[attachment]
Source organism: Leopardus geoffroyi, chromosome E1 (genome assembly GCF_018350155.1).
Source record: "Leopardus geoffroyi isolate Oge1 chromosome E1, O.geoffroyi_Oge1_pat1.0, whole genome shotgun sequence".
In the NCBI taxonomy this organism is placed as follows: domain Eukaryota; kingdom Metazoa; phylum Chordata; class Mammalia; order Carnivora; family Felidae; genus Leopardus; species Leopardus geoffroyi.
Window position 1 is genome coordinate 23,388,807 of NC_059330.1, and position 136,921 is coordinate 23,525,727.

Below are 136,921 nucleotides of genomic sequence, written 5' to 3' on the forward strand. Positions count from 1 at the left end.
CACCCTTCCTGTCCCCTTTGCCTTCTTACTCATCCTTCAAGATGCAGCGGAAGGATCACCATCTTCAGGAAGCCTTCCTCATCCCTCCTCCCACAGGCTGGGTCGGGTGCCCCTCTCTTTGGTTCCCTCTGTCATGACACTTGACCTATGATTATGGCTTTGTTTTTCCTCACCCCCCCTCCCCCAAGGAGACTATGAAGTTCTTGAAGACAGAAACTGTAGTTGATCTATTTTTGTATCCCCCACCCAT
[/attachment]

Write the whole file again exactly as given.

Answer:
Source organism: Leopardus geoffroyi, chromosome E1 (genome assembly GCF_018350155.1).
Source record: "Leopardus geoffroyi isolate Oge1 chromosome E1, O.geoffroyi_Oge1_pat1.0, whole genome shotgun sequence".
In the NCBI taxonomy this organism is placed as follows: domain Eukaryota; kingdom Metazoa; phylum Chordata; class Mammalia; order Carnivora; family Felidae; genus Leopardus; species Leopardus geoffroyi.
Window position 1 is genome coordinate 23,388,807 of NC_059330.1, and position 136,921 is coordinate 23,525,727.

Below are 136,921 nucleotides of genomic sequence, written 5' to 3' on the forward strand. Positions count from 1 at the left end.
CACCCTTCCTGTCCCCTTTGCCTTCTTACTCATCCTTCAAGATGCAGCGGAAGGATCACCATCTTCAGGAAGCCTTCCTCATCCCTCCTCCCACAGGCTGGGTCGGGTGCCCCTCTCTTTGGTTCCCTCTGTCATGACACTTGACCTATGATTATGGCTTTGTTTTTCCTCACCCCCCCTCCCCCAAGGAGACTATGAAGTTCTTGAAGACAGAAACTGTAGTTGATCTATTTTTGTATCCCCCACCCAT